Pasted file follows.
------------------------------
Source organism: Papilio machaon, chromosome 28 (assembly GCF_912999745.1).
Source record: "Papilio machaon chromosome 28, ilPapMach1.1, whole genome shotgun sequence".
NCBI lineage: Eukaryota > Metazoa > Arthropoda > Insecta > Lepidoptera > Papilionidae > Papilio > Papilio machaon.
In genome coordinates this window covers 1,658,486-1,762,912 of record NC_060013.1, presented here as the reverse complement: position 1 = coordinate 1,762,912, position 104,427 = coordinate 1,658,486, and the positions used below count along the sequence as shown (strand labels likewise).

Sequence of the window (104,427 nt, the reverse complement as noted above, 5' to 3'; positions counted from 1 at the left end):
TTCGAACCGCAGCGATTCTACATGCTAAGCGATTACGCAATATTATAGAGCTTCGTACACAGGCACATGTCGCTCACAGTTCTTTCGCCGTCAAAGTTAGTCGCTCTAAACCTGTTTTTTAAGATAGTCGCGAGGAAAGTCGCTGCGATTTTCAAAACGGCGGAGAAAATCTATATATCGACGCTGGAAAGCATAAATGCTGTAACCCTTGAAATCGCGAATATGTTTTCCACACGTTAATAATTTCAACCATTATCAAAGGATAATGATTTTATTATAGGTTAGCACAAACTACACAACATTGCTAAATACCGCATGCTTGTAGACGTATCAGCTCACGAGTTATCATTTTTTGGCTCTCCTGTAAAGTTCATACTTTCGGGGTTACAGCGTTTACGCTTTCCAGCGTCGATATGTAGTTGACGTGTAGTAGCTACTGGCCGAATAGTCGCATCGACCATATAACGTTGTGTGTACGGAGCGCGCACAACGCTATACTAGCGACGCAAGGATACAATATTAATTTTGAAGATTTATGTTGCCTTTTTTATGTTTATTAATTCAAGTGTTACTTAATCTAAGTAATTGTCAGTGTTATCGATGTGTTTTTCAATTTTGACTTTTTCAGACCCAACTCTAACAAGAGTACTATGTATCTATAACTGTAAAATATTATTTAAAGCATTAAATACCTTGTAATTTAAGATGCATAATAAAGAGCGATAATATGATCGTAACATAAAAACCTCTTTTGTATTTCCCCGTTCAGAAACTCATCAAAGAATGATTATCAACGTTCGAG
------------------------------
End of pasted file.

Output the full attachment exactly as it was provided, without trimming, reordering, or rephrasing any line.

Source organism: Papilio machaon, chromosome 28 (assembly GCF_912999745.1).
Source record: "Papilio machaon chromosome 28, ilPapMach1.1, whole genome shotgun sequence".
NCBI lineage: Eukaryota > Metazoa > Arthropoda > Insecta > Lepidoptera > Papilionidae > Papilio > Papilio machaon.
In genome coordinates this window covers 1,658,486-1,762,912 of record NC_060013.1, presented here as the reverse complement: position 1 = coordinate 1,762,912, position 104,427 = coordinate 1,658,486, and the positions used below count along the sequence as shown (strand labels likewise).

Sequence of the window (104,427 nt, the reverse complement as noted above, 5' to 3'; positions counted from 1 at the left end):
TTCGAACCGCAGCGATTCTACATGCTAAGCGATTACGCAATATTATAGAGCTTCGTACACAGGCACATGTCGCTCACAGTTCTTTCGCCGTCAAAGTTAGTCGCTCTAAACCTGTTTTTTAAGATAGTCGCGAGGAAAGTCGCTGCGATTTTCAAAACGGCGGAGAAAATCTATATATCGACGCTGGAAAGCATAAATGCTGTAACCCTTGAAATCGCGAATATGTTTTCCACACGTTAATAATTTCAACCATTATCAAAGGATAATGATTTTATTATAGGTTAGCACAAACTACACAACATTGCTAAATACCGCATGCTTGTAGACGTATCAGCTCACGAGTTATCATTTTTTGGCTCTCCTGTAAAGTTCATACTTTCGGGGTTACAGCGTTTACGCTTTCCAGCGTCGATATGTAGTTGACGTGTAGTAGCTACTGGCCGAATAGTCGCATCGACCATATAACGTTGTGTGTACGGAGCGCGCACAACGCTATACTAGCGACGCAAGGATACAATATTAATTTTGAAGATTTATGTTGCCTTTTTTATGTTTATTAATTCAAGTGTTACTTAATCTAAGTAATTGTCAGTGTTATCGATGTGTTTTTCAATTTTGACTTTTTCAGACCCAACTCTAACAAGAGTACTATGTATCTATAACTGTAAAATATTATTTAAAGCATTAAATACCTTGTAATTTAAGATGCATAATAAAGAGCGATAATATGATCGTAACATAAAAACCTCTTTTGTATTTCCCCGTTCAGAAACTCATCAAAGAATGATTATCAACGTTCGAG